Cheat the minimum track curve, I mean. O.K., this has been said before by me in a number of ways, but it all boils down to this. For whatever reason, downsizing is happening in everything. But we don't have to give up our hobby just because we can't have a big layout. The solution is smaller set-ups (with more detail perhaps), and being content with what you have! Yes we will be spending less because we have less to spend. And we have to be more creative with what we build. But by no means do we have to stop participating in the hobby. The only way to have continuous running of our trains in a small space is to use the smallest curve possible. Not the thing that some hobbyist like to brag about, their tight curves. In fact it has become a status symbol to have very wide curves. But the tight curve is very possible with flexible track like GarGraves and I encourage the practice so we can build small layouts that can be transported and set up in small spaces. Even small table-top set-ups for a coffee table, buffet, end table, or sofa table are possible. Yes, you only need about 24 inches depth for either HO or O gauge. That is correct, just look over some examples on this site.
So to recap, the tight track curve is the solution to our economic and space problems. We don't need special train rooms, basements, or attics. We can fit these small set-ups in our regular living spaces; don't even need spare rooms. I recommend using smaller 4 wheel steam locomotives, and smaller diesel switchers, short cars (rollingstock), and shorter trains, on these small set-ups and it all works! And we can rotate our buildings and scenic details, as well as our equipment, to keep our interest at a high point. If we need a challenge, we can repaint and super-detail everything. Believe me, there won't be enough time in the day if you go the super-detail route. Best piece of advice -- learn to be content with your compromises, the secret to peace of mind with life in general, and this hobby in particular.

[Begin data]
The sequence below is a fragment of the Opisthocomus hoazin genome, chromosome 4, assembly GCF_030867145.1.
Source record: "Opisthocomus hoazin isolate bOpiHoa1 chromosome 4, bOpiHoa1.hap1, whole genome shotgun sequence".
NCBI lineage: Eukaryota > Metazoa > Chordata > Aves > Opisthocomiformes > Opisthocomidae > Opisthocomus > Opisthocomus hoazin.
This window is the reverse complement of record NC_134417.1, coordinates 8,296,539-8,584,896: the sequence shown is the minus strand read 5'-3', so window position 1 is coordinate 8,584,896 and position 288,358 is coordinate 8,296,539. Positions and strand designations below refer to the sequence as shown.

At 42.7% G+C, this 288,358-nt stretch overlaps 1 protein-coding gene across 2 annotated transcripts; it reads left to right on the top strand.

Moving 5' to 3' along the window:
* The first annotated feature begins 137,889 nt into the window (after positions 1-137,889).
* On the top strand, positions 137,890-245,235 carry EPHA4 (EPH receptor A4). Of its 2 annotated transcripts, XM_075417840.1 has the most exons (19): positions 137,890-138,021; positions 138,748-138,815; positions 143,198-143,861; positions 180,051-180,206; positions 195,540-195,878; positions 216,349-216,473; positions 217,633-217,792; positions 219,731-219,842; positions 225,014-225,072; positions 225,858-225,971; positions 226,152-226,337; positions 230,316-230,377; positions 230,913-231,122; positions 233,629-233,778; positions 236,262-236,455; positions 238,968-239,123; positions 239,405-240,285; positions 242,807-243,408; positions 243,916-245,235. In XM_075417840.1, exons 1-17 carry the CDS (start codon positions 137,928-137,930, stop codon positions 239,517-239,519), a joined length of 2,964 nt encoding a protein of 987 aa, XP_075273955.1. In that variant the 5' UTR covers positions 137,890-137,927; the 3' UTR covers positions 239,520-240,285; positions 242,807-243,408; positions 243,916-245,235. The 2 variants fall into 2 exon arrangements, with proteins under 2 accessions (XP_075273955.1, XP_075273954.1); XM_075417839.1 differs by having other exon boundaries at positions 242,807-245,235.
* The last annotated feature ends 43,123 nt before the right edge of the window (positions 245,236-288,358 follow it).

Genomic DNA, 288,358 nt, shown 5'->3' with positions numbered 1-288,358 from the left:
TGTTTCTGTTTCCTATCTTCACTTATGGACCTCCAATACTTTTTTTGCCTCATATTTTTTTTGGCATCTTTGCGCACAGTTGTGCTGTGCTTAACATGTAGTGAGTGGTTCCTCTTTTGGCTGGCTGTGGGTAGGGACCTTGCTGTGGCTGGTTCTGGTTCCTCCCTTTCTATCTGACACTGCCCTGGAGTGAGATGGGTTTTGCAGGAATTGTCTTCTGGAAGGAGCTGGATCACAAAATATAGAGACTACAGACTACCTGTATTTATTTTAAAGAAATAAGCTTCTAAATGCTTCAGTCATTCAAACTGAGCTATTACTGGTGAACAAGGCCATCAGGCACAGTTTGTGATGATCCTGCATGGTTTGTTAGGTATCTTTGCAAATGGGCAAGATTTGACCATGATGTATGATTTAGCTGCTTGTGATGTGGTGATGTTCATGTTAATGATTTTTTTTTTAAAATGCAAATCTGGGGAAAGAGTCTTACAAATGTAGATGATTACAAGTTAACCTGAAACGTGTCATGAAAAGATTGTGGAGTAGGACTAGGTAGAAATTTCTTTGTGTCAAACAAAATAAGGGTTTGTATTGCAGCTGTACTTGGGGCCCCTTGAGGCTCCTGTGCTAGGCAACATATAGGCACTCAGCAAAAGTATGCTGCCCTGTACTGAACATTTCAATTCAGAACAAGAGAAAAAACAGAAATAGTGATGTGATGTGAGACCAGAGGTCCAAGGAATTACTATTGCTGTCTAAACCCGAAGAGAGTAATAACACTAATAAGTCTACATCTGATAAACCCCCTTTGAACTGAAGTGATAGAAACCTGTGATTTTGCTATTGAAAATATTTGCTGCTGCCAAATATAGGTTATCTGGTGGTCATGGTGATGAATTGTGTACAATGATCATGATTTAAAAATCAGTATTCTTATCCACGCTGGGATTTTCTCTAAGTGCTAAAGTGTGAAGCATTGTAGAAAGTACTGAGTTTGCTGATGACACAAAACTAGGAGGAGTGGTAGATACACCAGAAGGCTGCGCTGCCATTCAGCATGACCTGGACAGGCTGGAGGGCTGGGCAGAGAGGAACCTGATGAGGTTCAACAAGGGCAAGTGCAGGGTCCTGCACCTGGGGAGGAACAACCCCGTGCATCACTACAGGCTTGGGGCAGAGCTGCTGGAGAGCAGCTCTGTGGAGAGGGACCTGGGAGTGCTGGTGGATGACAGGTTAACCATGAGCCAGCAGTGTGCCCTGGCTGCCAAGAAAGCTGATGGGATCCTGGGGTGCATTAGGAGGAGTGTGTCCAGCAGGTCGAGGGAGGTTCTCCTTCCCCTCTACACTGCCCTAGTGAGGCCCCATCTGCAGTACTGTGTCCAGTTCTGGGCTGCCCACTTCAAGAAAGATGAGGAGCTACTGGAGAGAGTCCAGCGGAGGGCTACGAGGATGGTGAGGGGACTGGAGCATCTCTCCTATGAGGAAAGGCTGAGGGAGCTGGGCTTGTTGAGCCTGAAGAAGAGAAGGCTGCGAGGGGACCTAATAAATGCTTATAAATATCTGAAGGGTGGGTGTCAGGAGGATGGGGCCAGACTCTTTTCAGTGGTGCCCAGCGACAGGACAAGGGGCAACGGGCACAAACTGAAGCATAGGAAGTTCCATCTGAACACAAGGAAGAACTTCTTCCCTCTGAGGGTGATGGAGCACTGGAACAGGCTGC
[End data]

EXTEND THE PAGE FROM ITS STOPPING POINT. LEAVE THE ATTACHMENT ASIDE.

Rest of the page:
Here are a few ideas to get the ball rolling:
1. Think Murphy bed for your bed squeezing in a small layout in the room, although a Murphy bed style layout/table is also an option.
2. A shelf layout that is only 24 inches deep at the return loops, narrower elsewhere.
3. A layout on a large coffee table (26" by 56")
4. An around the room layout that is only about 8 inches deep in most places, at about chair-rail level. Normal furniture can fit in, with lift-out sections at doorways and windows.
5. A semi-permanent dining room table layout that folds in half for temporary storage.